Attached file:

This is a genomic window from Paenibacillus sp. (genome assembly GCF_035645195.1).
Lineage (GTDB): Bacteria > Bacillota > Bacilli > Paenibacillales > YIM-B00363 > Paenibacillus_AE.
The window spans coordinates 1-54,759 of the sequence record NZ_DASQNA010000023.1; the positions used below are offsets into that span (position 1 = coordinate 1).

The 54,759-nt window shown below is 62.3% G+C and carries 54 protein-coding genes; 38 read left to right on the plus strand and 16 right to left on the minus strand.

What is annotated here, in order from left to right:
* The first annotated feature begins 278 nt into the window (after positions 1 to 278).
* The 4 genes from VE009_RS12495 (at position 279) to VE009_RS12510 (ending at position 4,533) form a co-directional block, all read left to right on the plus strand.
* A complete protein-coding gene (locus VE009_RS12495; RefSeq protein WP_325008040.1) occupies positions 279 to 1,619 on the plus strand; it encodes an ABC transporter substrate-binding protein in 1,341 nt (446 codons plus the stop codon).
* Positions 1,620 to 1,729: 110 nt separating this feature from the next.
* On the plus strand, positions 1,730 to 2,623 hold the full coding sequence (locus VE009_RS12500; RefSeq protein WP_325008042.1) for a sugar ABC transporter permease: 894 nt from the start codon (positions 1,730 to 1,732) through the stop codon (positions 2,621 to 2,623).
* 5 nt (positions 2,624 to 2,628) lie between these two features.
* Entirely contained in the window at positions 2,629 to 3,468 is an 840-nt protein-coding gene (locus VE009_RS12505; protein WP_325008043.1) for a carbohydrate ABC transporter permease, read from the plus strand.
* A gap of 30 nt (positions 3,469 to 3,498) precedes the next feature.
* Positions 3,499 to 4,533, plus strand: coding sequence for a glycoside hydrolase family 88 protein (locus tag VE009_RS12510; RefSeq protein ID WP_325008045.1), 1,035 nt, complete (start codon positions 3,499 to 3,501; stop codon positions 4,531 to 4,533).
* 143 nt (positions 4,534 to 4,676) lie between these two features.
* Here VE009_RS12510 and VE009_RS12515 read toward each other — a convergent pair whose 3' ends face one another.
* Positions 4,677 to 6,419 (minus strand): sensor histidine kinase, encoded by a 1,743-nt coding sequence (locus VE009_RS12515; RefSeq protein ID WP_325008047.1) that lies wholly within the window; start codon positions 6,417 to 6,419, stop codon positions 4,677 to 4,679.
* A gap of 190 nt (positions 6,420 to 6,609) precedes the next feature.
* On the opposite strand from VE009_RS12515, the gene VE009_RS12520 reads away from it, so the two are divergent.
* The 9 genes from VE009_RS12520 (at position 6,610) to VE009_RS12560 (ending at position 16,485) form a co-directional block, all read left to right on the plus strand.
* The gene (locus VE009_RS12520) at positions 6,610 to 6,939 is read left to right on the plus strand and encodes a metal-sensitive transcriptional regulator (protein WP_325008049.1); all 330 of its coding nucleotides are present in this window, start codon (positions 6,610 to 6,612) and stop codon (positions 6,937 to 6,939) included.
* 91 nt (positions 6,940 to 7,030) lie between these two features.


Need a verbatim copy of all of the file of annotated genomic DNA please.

This is a genomic window from Paenibacillus sp. (genome assembly GCF_035645195.1).
Lineage (GTDB): Bacteria > Bacillota > Bacilli > Paenibacillales > YIM-B00363 > Paenibacillus_AE.
The window spans coordinates 1-54,759 of the sequence record NZ_DASQNA010000023.1; the positions used below are offsets into that span (position 1 = coordinate 1).

The 54,759-nt window shown below is 62.3% G+C and carries 54 protein-coding genes; 38 read left to right on the plus strand and 16 right to left on the minus strand.

What is annotated here, in order from left to right:
* The first annotated feature begins 278 nt into the window (after positions 1 to 278).
* The 4 genes from VE009_RS12495 (at position 279) to VE009_RS12510 (ending at position 4,533) form a co-directional block, all read left to right on the plus strand.
* A complete protein-coding gene (locus VE009_RS12495; RefSeq protein WP_325008040.1) occupies positions 279 to 1,619 on the plus strand; it encodes an ABC transporter substrate-binding protein in 1,341 nt (446 codons plus the stop codon).
* Positions 1,620 to 1,729: 110 nt separating this feature from the next.
* On the plus strand, positions 1,730 to 2,623 hold the full coding sequence (locus VE009_RS12500; RefSeq protein WP_325008042.1) for a sugar ABC transporter permease: 894 nt from the start codon (positions 1,730 to 1,732) through the stop codon (positions 2,621 to 2,623).
* 5 nt (positions 2,624 to 2,628) lie between these two features.
* Entirely contained in the window at positions 2,629 to 3,468 is an 840-nt protein-coding gene (locus VE009_RS12505; protein WP_325008043.1) for a carbohydrate ABC transporter permease, read from the plus strand.
* A gap of 30 nt (positions 3,469 to 3,498) precedes the next feature.
* Positions 3,499 to 4,533, plus strand: coding sequence for a glycoside hydrolase family 88 protein (locus tag VE009_RS12510; RefSeq protein ID WP_325008045.1), 1,035 nt, complete (start codon positions 3,499 to 3,501; stop codon positions 4,531 to 4,533).
* 143 nt (positions 4,534 to 4,676) lie between these two features.
* Here VE009_RS12510 and VE009_RS12515 read toward each other — a convergent pair whose 3' ends face one another.
* Positions 4,677 to 6,419 (minus strand): sensor histidine kinase, encoded by a 1,743-nt coding sequence (locus VE009_RS12515; RefSeq protein ID WP_325008047.1) that lies wholly within the window; start codon positions 6,417 to 6,419, stop codon positions 4,677 to 4,679.
* A gap of 190 nt (positions 6,420 to 6,609) precedes the next feature.
* On the opposite strand from VE009_RS12515, the gene VE009_RS12520 reads away from it, so the two are divergent.
* The 9 genes from VE009_RS12520 (at position 6,610) to VE009_RS12560 (ending at position 16,485) form a co-directional block, all read left to right on the plus strand.
* The gene (locus VE009_RS12520) at positions 6,610 to 6,939 is read left to right on the plus strand and encodes a metal-sensitive transcriptional regulator (protein WP_325008049.1); all 330 of its coding nucleotides are present in this window, start codon (positions 6,610 to 6,612) and stop codon (positions 6,937 to 6,939) included.
* 91 nt (positions 6,940 to 7,030) lie between these two features.